Armando Iannucci’s brave and spectacular film, which presents David Copperfield as a tale told by its subject, has received mixed reviews. I don’t have much time for the people who can’t cope with the decision to cast actors from diverse backgrounds in the film. It’s now a common practice in theatre and it means a strong cast in this film as well as making for some provocative images. As Variety‘s reviewer wrote after its Toronto screening, it is interesting to see a young Indian boy being exploited in a workshop – something that might not have happened in the the UK but certainly happened in British India in the 19th century.
I was most impressed by the cast (all 74 of them, far too many to name individually!), the cinematography by Zac Nicholson and the settings (art direction, costume design, production design) and the ideas used to ‘break the fourth wall’. It was interesting to see the film not long after watching Little Women with the similar conceit of the author appearing in the story. In fact, I liked all the scenes, but I wasn’t sure what it all added up to. I’m not really a Dickens fan but I do remember watching a BBC serial as a child and reading the novel (which I enjoyed) a very long time ago. I knew this wasn’t a ‘faithful adaptation’ and that didn’t worry me, but because I couldn’t remember all the characters or the plot from the book, my attention did wander as I didn’t feel invested in the long narrative. The original serial/novel is so long that I’m assuming many parts of the narrative are compressed or simply excised by Iannucci and his co-writer Simon Blackwell. I suspect that for many audiences, their interest will be how Iannucci’s skills and creativity are used to re-present Dickens for a modern audience. They will also welcome the chance to see Peter Capaldi re-united with Iannucci in the role of Mr Micawber (still associated with W. C. Fields for me).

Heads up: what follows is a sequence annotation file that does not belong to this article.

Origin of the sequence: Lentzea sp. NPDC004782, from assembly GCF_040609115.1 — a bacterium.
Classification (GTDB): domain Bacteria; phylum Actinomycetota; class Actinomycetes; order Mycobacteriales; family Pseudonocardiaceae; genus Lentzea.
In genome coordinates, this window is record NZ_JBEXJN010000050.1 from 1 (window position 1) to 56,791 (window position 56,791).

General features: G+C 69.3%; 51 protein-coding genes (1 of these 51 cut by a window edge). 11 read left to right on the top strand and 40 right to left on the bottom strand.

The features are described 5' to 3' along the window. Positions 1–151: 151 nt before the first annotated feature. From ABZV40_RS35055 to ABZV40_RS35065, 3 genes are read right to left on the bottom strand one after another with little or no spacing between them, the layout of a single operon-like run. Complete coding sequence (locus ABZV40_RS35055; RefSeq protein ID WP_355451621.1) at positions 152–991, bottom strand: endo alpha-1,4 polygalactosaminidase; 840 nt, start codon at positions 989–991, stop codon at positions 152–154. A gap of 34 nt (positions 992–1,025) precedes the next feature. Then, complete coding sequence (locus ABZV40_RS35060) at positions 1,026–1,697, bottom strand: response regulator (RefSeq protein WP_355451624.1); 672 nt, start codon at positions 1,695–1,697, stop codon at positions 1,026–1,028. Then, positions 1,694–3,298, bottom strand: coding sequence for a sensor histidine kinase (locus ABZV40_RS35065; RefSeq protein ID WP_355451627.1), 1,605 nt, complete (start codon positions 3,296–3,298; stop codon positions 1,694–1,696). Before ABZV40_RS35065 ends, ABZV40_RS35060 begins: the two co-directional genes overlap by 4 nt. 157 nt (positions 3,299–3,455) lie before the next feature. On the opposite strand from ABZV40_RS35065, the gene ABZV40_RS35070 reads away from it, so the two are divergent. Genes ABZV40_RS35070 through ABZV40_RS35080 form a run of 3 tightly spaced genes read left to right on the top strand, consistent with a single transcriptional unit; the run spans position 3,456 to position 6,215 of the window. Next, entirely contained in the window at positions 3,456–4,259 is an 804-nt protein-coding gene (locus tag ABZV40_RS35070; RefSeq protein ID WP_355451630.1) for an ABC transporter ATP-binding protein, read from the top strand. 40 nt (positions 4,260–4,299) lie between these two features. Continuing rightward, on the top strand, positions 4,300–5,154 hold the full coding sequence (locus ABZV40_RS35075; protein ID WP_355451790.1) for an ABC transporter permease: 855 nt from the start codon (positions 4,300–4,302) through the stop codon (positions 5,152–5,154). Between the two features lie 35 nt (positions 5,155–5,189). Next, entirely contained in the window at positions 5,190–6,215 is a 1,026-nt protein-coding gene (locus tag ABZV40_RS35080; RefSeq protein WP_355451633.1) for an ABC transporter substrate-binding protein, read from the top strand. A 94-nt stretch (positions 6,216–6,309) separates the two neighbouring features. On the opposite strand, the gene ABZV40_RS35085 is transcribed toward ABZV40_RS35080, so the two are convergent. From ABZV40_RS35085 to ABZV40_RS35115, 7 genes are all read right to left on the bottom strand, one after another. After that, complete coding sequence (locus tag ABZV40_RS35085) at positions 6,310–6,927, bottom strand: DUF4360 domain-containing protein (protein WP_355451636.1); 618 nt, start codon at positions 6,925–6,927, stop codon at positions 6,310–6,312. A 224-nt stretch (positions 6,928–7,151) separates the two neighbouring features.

What I did notice was that the events reminded me of 18th century novels – the picaresque narratives of Fielding such as Tom Jones or Joseph Andrews, both filmed by Tony Richardson. It didn’t feel like a ‘Victorian’ narrative. Commentators often describe Dickens as a ‘Victorian writer’ but, thinking about it, the novel was published in 1850 after serialisation in 1849. Dickens would then have been in his late 30s so his childhood memories that fuel the narrative predate the Victorian era. In fact he would have been 25 when Victoria came to the throne. It’s appropriate then to think of the early events in the film as still being in the Regency period and in a sense a hangover from the 18th century. David Copperfield like most of Dickens’ stories is therefore a ‘Southern English’ story. There isn’t the sense of an industrial Britain developing that we find in the slightly later novels of Mrs Gaskell. There is no sign of railways, for instance (though Yarmouth was reached from Norwich by rail and passenger services began in 1844). Does this matter? Not really, but I think it feeds into a sense of the Dickensian imagination as set in an earlier period. Railways are the keystone for Victorian England for me.
The other question is whether the film is funny. I would call it amusing rather than side-splitting. This sounds like I’m putting it down, but I’m not. I’m glad I saw it. It was impressive to watch and I hope more people see it. Iannucci has brought out great performances from a talented cast and the film makes a pleasing spectacle. See it on the biggest screen possible.
David Copperfield is certainly a re-telling of the narrative for a modern audience. The lady next to me at the Square Chapel spent much of the time scrolling on her phone during the course of, but I wouldn’t suppose she missed much of the story given that it was presented as a broad farce with multiple guest stars. Not much concentration was required, nor much emotional engagement. It was all rather….jaunty. I would have liked a bit more misery and squalor. I would have liked “Barkis is willing.”
What I got was a pantomime. Looking at the various reviews I am very much on my own in this, but it wasn’t engaging, it wasn’t believable and it wasn’t even funny. No quarrel with the colourblind casting but when Nikki Amuka-Bird turned up as Aneurin Barnard’s mum it did rather divert the attention from the events on screen.